Hewitt: United States v. United States District Court, Eastern District of Michigan, in which the United States Supreme Court specifically says, Justice Powell writing, we are not going to consider whether or not the president can, in fact, conduct surveillance of this sort.

Brooks: What sort?

Hewitt: Foreign agents communicating with their agents in the United States, even if those latter are citizens.

Brooks: OK.

Hewitt: So they specifically reserved the question to one side, and the foreign intelligence surveillance court appeals board, in In Re Sealed Case No. 2 also said no, the president has the authority to do this. So given that the federal authority--

Brooks: Well, you know, Hugh, I mean, you've got the case law at your fingertips, and I'm not going to challenge you on it, because I don't.

She then goes on to say that "quite a lot of Republicans" agree with her--but when Hewitt presses her to name them, the best she can do is John Dean, the Watergate figure whose views today are indistinguishable from those of the angriest of Angry Leftists. "He counts. He counts," she insists.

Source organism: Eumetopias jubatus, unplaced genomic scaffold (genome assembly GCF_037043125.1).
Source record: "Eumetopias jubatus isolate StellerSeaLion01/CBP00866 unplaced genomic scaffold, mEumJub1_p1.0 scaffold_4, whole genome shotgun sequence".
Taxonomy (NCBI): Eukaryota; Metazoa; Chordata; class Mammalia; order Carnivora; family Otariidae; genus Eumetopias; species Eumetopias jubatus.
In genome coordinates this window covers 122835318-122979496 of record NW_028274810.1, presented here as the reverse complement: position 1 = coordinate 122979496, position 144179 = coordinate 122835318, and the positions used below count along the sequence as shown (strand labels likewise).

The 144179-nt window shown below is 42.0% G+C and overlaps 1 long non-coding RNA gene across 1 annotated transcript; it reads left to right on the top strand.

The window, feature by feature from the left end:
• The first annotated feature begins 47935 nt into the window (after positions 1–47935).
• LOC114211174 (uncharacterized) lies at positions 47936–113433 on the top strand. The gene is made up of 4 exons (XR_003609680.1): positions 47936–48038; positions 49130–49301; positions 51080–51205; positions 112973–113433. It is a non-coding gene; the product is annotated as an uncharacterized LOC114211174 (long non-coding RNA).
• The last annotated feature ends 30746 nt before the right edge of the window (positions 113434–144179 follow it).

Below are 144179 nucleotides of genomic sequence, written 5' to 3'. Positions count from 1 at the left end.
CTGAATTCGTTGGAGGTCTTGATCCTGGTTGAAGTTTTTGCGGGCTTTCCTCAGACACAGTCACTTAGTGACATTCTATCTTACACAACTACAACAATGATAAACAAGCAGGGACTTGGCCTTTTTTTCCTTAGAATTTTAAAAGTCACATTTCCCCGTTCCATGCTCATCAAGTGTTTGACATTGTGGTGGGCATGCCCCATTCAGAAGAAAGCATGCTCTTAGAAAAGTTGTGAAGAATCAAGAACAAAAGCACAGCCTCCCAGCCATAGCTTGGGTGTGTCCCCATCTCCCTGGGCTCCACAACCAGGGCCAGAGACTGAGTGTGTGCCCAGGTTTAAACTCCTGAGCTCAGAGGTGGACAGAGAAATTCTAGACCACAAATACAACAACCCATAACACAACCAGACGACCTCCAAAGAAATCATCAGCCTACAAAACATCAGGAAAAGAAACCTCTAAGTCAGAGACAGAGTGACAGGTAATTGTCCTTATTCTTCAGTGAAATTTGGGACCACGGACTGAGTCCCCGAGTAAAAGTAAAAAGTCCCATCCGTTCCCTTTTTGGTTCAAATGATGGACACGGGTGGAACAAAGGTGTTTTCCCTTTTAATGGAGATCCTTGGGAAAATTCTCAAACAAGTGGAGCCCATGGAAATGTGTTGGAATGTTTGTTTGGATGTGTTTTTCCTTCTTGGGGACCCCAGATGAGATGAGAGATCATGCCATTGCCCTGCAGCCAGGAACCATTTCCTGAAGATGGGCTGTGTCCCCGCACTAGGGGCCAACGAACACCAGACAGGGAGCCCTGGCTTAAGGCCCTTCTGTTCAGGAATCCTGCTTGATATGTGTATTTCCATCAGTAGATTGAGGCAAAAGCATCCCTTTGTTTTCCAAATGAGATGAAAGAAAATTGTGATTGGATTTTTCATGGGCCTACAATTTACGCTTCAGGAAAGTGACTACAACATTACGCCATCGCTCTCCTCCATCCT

UPDATE 2 (8:03pm): John Rosenberg has still more on Hewitt's "bullying"(!). Ms. Brooks went further to say that

You know, I'm not an expert on the Foreign Intelligence Surveillance Act, or the case law behind it. I don't know. It would seem to me that on its face, it violates it. I think clearly there have been people making arguments that it does not. I'm prepared to say that's one where, you know, close case. And I'd like to hear more arguments.

Rosenberg says "But at least Prof. Brooks is open-minded. She'd 'like to hear more argument' on a charge she's already made. Good thing she's only a professor (or a pundit; it's sometimes hard to tell the difference) and not a judge."


Posted by Hube at January 5, 2006 04:12 PM | TrackBack

Comments  (We reserve the right to edit and/or delete any comments. If your comment is blocked or won't post, e-mail us and we'll post it for you.)

Even if Quinn is a lawyer himself, it is ludicrous for him to make such a plain judgment without knowing all the facts.